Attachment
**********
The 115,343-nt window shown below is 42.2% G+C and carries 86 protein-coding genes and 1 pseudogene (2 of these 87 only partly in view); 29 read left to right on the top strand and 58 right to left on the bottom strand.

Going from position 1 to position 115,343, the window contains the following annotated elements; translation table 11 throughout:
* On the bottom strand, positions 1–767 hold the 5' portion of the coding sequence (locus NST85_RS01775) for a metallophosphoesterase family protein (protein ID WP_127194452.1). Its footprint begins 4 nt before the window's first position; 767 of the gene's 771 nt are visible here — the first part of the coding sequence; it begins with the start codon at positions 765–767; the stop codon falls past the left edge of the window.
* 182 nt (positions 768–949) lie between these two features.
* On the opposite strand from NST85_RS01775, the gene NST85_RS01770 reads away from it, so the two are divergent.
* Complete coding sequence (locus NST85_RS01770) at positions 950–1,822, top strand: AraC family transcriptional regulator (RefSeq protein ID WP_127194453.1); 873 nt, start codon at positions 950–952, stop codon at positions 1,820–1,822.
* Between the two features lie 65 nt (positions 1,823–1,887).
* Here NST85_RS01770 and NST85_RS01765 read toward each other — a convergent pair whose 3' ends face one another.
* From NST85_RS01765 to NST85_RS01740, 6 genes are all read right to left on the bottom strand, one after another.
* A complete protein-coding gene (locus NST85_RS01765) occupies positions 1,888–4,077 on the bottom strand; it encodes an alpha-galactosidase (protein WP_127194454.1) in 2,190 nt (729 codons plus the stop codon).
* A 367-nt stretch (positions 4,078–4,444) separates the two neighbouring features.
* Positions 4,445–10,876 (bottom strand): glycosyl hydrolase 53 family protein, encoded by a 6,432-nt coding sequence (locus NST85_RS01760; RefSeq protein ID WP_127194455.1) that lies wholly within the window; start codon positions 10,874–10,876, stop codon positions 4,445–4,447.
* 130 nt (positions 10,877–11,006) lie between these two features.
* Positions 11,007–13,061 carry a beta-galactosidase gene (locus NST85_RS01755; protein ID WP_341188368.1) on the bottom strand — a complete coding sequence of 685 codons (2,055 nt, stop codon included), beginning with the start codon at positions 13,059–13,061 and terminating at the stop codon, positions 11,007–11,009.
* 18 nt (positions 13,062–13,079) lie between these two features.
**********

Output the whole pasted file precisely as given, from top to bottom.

The 115,343-nt window shown below is 42.2% G+C and carries 86 protein-coding genes and 1 pseudogene (2 of these 87 only partly in view); 29 read left to right on the top strand and 58 right to left on the bottom strand.

Going from position 1 to position 115,343, the window contains the following annotated elements; translation table 11 throughout:
* On the bottom strand, positions 1–767 hold the 5' portion of the coding sequence (locus NST85_RS01775) for a metallophosphoesterase family protein (protein ID WP_127194452.1). Its footprint begins 4 nt before the window's first position; 767 of the gene's 771 nt are visible here — the first part of the coding sequence; it begins with the start codon at positions 765–767; the stop codon falls past the left edge of the window.
* 182 nt (positions 768–949) lie between these two features.
* On the opposite strand from NST85_RS01775, the gene NST85_RS01770 reads away from it, so the two are divergent.
* Complete coding sequence (locus NST85_RS01770) at positions 950–1,822, top strand: AraC family transcriptional regulator (RefSeq protein ID WP_127194453.1); 873 nt, start codon at positions 950–952, stop codon at positions 1,820–1,822.
* Between the two features lie 65 nt (positions 1,823–1,887).
* Here NST85_RS01770 and NST85_RS01765 read toward each other — a convergent pair whose 3' ends face one another.
* From NST85_RS01765 to NST85_RS01740, 6 genes are all read right to left on the bottom strand, one after another.
* A complete protein-coding gene (locus NST85_RS01765) occupies positions 1,888–4,077 on the bottom strand; it encodes an alpha-galactosidase (protein WP_127194454.1) in 2,190 nt (729 codons plus the stop codon).
* A 367-nt stretch (positions 4,078–4,444) separates the two neighbouring features.
* Positions 4,445–10,876 (bottom strand): glycosyl hydrolase 53 family protein, encoded by a 6,432-nt coding sequence (locus NST85_RS01760; RefSeq protein ID WP_127194455.1) that lies wholly within the window; start codon positions 10,874–10,876, stop codon positions 4,445–4,447.
* 130 nt (positions 10,877–11,006) lie between these two features.
* Positions 11,007–13,061 carry a beta-galactosidase gene (locus NST85_RS01755; protein ID WP_341188368.1) on the bottom strand — a complete coding sequence of 685 codons (2,055 nt, stop codon included), beginning with the start codon at positions 13,059–13,061 and terminating at the stop codon, positions 11,007–11,009.
* 18 nt (positions 13,062–13,079) lie between these two features.